As most who find their way to doubtless already know, prostate cancer remains by far the most common non-cutaneous cancer diagnosed, and the second leading cause of cancer death among American men. Worldwide, prostate cancer is steadily rising in both incidence and mortality, with over a 1.1 million new diagnoses and 300,000 deaths annually. In the United States, in the era of PSA-based early detection efforts,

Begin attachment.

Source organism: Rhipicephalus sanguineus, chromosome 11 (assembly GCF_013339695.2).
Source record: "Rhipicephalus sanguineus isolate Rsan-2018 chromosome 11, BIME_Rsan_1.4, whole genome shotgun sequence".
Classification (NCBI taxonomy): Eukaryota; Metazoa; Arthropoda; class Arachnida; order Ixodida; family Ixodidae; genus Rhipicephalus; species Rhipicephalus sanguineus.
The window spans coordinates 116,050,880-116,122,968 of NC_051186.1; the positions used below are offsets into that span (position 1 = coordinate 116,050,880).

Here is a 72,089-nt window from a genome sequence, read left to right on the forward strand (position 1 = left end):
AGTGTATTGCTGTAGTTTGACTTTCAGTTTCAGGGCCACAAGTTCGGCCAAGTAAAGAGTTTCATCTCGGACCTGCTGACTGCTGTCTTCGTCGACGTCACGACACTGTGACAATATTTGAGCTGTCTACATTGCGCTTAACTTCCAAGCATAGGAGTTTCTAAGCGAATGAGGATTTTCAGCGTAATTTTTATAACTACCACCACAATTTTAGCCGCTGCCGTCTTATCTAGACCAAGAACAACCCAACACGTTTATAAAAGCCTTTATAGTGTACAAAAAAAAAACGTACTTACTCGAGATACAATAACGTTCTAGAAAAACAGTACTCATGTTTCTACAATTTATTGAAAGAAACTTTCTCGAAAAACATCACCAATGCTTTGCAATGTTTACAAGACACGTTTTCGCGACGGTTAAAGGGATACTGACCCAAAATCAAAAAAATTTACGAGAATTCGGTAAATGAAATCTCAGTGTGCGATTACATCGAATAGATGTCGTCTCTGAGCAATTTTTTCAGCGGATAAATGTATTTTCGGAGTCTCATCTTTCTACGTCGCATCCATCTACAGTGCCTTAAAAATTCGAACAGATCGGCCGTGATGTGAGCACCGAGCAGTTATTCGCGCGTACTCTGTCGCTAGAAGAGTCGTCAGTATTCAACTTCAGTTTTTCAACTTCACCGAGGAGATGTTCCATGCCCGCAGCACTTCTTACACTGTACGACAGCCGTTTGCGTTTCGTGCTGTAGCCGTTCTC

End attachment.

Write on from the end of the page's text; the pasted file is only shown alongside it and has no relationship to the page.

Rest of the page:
incidence rates have waxed and waned with shifting guidelines and prevalence of PSA testing. Age-adjusted mortality rates have fallen over 50%—the steepest decline of any cancer except lung cancer—and the best statistical models attribute a substantial majority of this decline to screening and to improvements in treatment for localized disease.